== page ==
Steering the Student Experience: Leading with Heart
It was while earning her MBA that Amy Brandau realized the perfect job for herself. She had been working as an academic adviser—and had fallen in love with it.
Brandau (’00 agricultural business, ’08 MBA) found her undergraduate degree an ideal combination of her two interests: agriculture, thanks to the family farm where she grew up, and business, because of her mother’s bridal shop.
As an adviser in the Department of Economics, she uses her passion for working with college-age students to help economics and agricultural business majors navigate their Iowa State experience.
“I get to work with students the entire time they’re here, which is really fun, because I get to watch them mature, grow up and go on to do great things,” she says.
Brandau advises 250 sophomores, juniors and seniors—about 80 of them new to her this year.
“It’s only overwhelming at registration time, when I meet with students,” she says. “I feel strongly about meeting with all of them individually, so I can get to know them and be the best adviser.”
Students are required to meet with her once per semester, but at least half will visit with her multiple times.
“I tell my students I’m here so they don’t need to panic or lay awake at night and worry. They should stop in and we’ll figure out a problem together; sometimes just talking will help solve it.”
Conversations take place not only in her office, but also via email, at Agricultural Business Club meetings and even on sidewalks around campus. Questions range from majors and minors, to career paths, internships and graduation tracks.
“She’s always willing to meet with me—whether it’s about school, jobs or just to catch up,” says agricultural business senior Jessica Manthe. “She’s made me feel confident in my abilities and has helped calm me down numerous times when things got tough.”
Brandau teaches an orientation class for students transferring to Iowa State in agricultural business. For one class period, some of the last year’s transfers talk to the students about their experiences. Inevitably, they tell the new class how she helped them solve problems or prep for the career fair.
“It’s better when the students say it for me,” says Brandau. “And it’s gratifying when they want to come back and help the next class, which is part of the CALS culture.”
Ag business senior Geert Boelen appreciated Brandau’s help.
“I had a small case of transfer shock, and being in her Econ 110 class helped me out a lot,” he says. “She explained to me a drop in grades was to be expected. That way, I was prepared for it and could adjust accordingly the second semester.”
Students who start in spring have a more difficult time adjusting. She started a spring semester orientation class last year to help those students meet others and to learn about Iowa State.
Part of Brandau’s job includes being an Agricultural Business Club adviser, along with professor Ron Deiter and assistant professor Georgeanne Artz (’05 PhD economics). The award-winning club has monthly meetings, brings in outside speakers and hosts events. The club offers opportunities for leadership development in committees as students run for office, or collaborate on projects and events.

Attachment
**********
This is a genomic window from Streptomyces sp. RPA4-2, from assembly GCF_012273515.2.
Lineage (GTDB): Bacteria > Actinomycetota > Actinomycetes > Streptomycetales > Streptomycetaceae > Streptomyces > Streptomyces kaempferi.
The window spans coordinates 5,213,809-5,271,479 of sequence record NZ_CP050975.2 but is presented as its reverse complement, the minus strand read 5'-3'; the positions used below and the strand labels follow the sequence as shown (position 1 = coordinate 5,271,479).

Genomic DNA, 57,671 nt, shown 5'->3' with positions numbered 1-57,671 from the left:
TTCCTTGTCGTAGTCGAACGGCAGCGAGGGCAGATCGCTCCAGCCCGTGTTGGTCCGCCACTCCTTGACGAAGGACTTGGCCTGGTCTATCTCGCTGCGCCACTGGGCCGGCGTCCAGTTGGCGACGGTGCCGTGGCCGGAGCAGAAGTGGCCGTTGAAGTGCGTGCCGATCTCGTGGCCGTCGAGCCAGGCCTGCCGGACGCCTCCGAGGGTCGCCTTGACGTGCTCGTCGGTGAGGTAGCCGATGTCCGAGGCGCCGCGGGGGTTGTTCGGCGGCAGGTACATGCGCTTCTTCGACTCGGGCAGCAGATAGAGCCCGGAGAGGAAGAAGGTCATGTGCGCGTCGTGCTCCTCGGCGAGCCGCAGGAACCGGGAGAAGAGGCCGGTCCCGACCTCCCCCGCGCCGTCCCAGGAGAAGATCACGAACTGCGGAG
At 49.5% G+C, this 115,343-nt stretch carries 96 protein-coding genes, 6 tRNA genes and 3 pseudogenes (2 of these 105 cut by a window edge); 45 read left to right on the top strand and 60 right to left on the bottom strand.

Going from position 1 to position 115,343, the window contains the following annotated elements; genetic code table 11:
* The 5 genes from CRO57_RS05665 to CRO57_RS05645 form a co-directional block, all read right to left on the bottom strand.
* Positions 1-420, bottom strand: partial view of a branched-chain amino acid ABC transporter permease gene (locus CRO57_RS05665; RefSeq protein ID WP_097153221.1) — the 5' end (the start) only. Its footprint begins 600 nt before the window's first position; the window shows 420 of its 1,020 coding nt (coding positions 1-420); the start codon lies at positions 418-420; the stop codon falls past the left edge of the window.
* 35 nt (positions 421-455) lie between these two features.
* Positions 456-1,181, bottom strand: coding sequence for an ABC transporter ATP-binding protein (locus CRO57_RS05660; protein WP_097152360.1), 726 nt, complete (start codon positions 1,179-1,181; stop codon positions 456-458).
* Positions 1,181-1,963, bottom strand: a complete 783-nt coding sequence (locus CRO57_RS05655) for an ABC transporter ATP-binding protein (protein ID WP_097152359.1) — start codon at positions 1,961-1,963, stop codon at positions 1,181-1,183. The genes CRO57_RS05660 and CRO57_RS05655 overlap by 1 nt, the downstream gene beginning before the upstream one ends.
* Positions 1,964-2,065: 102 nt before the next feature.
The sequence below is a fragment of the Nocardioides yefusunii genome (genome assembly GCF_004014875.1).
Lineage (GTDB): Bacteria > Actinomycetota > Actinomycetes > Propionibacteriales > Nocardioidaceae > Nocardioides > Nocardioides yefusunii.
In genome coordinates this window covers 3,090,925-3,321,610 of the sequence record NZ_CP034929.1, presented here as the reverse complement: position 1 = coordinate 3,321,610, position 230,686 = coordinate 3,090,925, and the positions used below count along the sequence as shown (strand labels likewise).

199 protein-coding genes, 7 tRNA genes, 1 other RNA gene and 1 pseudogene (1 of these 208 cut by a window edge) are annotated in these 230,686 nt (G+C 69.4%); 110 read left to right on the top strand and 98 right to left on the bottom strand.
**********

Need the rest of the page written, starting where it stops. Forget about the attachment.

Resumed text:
“I always tell people, you’re going to have a good degree,” says Brandau, “don’t worry about that. What Iowa State does well is make sure you’re employable with leadership skills, and Ag Bus Club just gives you a way to network and practice those skills.”
An annual student favorite is the fall industry tour.
“It’s been fun to go on these tours with the students,” says Brandau. “The people who are speaking to us are usually my age, so they’re people I went to school with. It’s neat to reconnect and find out what they’re doing now.”
Last spring break Brandau co-led a 10-day Brexit study abroad trip with senior lecturer Terry Alexander. Twenty students explored the government and history of Great Britain, specifically England and Scotland. Prior to the trip, students were required to take Economics 496,
a three-credit course taught by Brandau and Alexander.
“The Brexit study abroad trip showed me the differences and similarities between the United States and United Kingdom governments,” says agricultural business junior Gary Wynne. “I was able to hear people’s stories and opinions of current political talking points, both there in the
U.K. and in the U.S. These conversations left an impact on the way I think and gave me a new perspective on many topics.”
Brandau’s passion for her students is reflected in her advising philosophy.
“I have one goal every day when I come to work—how can I interact with students in order to help them have a better experience at Iowa State? While many student meetings begin with developing class schedules and relaying university policies, I find that what students really need are personal connections. It’s my belief that everyone needs a cheerleader in their corner while at college,” she says.